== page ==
Meanwhile the drop in revenue comes despite hefty tax increases in many states. At the same time, costs are going up for programs like Medicaid. This means a lot of states will have to either raise taxes some more - or cut spending and jobs.

States face a combined budget gap of $134 billion over the next three years, and because states actually have to balance their budgets it's not going to be pretty. Plus the states are facing a combined $1 trillion shortfall for employees pensions and retirement benefits.

Some governors are banking on getting more money from the federal government - but that's money that hasn't even been approved yet.

Here’s my question to you: Is the recession over in your state?

Interested to know which ones made it on air?


Filed under: Recession
February 23rd, 2010
05:00 PM ET

Gov't hasn't installed one airport scanner with stimulus $$$

FROM CNN's Jack Cafferty:

Our government is broken. The Department of Homeland Security still has not installed a single airport scanner paid for by Pres. Obama's economic stimulus bill more than one year ago.
[cnn-photo-caption image=http://i2.cdn.turner.com/cnn/2010/images/02/23/art.tsa.jpg caption="Congressman William Jefferson (D-LA)"]
$25 million was set aside to buy the kind of screening machines that would be able to detect the explosives that the Christmas Day bomber carried on him.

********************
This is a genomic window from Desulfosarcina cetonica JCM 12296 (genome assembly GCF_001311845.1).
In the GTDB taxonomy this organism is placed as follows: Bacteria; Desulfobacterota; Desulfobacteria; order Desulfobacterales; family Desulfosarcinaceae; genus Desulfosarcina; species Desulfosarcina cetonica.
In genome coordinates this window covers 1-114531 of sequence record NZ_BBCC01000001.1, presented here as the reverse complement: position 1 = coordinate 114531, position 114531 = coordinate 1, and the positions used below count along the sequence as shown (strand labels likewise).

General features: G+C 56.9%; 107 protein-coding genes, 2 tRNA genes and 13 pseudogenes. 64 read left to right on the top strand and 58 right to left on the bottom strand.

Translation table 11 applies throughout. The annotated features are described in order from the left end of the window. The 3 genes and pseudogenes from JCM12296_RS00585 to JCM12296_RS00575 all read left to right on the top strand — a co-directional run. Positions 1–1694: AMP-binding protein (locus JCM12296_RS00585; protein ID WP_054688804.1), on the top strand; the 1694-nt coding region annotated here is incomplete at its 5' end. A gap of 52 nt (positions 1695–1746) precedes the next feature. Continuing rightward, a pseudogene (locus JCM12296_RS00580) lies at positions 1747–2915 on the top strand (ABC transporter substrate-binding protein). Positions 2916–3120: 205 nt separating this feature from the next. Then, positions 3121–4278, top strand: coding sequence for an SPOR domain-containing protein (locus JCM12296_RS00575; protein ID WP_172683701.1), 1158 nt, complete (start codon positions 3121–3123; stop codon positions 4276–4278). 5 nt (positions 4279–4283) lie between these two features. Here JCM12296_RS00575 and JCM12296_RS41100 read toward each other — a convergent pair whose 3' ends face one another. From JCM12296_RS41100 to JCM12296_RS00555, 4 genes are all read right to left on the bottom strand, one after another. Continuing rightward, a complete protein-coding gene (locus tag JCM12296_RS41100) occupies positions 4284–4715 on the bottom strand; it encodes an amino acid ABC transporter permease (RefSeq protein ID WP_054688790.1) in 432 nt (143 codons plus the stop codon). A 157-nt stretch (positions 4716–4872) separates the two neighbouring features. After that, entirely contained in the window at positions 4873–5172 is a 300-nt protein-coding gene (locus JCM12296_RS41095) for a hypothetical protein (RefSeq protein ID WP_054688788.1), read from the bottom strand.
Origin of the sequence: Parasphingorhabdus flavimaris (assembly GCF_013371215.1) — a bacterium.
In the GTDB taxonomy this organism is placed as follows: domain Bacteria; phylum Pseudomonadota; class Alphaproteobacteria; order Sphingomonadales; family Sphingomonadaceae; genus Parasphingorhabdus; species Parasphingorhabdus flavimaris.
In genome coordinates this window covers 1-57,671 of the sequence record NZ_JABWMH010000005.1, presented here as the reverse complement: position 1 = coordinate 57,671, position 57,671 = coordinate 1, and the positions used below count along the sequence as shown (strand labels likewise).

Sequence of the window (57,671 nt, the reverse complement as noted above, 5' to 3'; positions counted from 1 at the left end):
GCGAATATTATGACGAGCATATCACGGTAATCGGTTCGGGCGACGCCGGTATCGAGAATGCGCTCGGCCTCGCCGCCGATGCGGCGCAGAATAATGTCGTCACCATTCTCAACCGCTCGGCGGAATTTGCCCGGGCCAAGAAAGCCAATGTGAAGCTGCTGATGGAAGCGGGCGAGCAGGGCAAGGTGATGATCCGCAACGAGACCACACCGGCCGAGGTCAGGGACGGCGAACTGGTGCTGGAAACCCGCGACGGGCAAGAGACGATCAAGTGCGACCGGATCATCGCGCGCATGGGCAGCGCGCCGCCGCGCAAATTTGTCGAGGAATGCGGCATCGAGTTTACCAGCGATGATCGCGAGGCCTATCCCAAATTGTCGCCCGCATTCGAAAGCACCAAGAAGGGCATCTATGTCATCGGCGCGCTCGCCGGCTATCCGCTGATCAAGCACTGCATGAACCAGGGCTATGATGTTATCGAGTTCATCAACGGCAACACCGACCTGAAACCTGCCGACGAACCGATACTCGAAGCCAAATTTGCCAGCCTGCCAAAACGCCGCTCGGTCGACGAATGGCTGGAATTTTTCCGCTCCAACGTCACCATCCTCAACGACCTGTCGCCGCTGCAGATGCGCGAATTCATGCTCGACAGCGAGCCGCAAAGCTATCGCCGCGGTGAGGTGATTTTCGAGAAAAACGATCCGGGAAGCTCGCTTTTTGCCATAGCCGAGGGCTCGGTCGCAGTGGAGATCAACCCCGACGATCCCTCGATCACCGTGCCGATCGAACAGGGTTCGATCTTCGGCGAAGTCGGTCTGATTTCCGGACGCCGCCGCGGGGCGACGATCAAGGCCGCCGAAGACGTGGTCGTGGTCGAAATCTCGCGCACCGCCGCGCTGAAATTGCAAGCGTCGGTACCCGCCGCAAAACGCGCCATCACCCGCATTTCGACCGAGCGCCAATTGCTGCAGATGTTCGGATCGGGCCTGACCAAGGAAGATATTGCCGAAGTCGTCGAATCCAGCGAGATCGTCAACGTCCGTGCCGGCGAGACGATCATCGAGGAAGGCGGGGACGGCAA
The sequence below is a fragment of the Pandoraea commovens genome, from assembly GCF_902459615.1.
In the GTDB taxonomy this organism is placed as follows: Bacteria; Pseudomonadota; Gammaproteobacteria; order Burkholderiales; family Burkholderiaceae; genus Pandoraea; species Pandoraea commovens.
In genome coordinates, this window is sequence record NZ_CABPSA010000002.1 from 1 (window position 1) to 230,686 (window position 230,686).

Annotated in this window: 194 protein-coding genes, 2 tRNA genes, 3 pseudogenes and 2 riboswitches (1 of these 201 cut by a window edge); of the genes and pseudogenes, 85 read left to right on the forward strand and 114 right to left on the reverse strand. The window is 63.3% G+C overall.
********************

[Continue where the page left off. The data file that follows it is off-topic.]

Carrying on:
Politico reports it took Homeland Security seven months just to order the 150 screening machines. Seven months. The company that builds the scanners says they've since delivered more than 100 of them to the transportation security administration - and now they're sitting somewhere in storage.

By way of an explanation, Homeland Security spokeswoman Amy Kudwa says they're "very actively working on a deployment plan." A deployment plan? Like put them at the airports?

TSA spokesman James Fotenos says it is "In the process of accepting delivery of the initial 150 units purchased," and that it is "staging for their deployment," whatever the hell that means. He also says they're "working closely with airports to install these units."

Some of the nation's busiest airports still don't have these scanners, including New York's JFK and LaGuardia, Chicago's O'Hare and Washington's Dulles. The machines are in storage.

Here's the height of government arrogance and dysfunction. To mark the anniversary of the stimulus bill, Homeland Security Sec. Janet Napolitano inspected a scanner at Washington's national airport. They've been in use there for more than a year.

She also trumpeted the $25 million spent on the 150 additional scanners - but failed to mention of course that not a single one of them is in use yet.

Late this afternoon, in response to the embarrassing nature of this story, a Homeland Security official said they think they can get these scanners installed by the end of June.

Here’s my question to you: What does it mean if the government hasn't installed a single airport scanner paid for more than one year ago with stimulus money?

Interested to know which ones made it on air?


Filed under: Government • Stimulus